Last year saw a 21% drop in the number of people in the U.S. buying music -- both digital and physical -- compared with 2007, according to figures released Thursday by NPD Group, a market research firm.
The NPD numbers echo similarly dour news released last month from the IFPI, a London-based consortium of 1,400 record companies. A 12% uptick in digital music sales in 2009 was not enough to reverse an overall 10% slide in global sales of recorded music in all formatsSo things are changing. Another study by the NPD Group further illuminates. As you read the report, keep in mind what the major labels want.
1) There's more profit in albums than in singles, so the majors held the line on album prices and killed off CD singles so consumers had to buy the album to get the song they wanted.
2) There's more profit in physical profit than in downloads, so the majors dragged their feet even getting into the download market, and have been doing everything they can to stop consumers from downloading and/or sharing music illegally.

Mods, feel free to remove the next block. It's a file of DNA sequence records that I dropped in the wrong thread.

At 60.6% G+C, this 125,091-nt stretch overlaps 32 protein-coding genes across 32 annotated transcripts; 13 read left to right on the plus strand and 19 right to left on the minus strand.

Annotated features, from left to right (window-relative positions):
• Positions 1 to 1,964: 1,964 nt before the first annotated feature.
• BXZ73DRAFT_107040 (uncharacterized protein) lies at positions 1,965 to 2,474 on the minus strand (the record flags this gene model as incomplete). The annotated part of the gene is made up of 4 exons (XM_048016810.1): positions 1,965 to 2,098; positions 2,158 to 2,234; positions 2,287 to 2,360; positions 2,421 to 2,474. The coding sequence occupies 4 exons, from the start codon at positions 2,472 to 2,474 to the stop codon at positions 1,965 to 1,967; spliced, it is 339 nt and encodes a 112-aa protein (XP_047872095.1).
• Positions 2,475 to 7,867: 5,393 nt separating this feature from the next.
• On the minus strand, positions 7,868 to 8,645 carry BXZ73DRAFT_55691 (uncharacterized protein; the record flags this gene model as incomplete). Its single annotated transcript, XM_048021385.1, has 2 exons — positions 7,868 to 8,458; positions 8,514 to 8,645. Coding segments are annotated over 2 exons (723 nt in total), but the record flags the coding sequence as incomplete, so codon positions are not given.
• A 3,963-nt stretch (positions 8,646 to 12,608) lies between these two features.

And the result?
Consumers’ primary reason for not purchasing CDs was that they were spending less on entertainment overall, because of the recession. Consumers were also concerned about the price of CDs, and expressed satisfaction with the collection of titles they already own. Among the reasons consumers cited for preferring digital music over CDs was that they could choose only the songs they wanted to purchase, and could immediately download and listen to their purchases.See the problem? Consumers want one thing, the labels another. Businesses that survive adapt to the market. Those that don't die.
I don't think we're seeing the death of music, or artists no longer being able to support themselves, or any of that. But for the labels that are desperately trying to turn back the clock? The market's already spoken.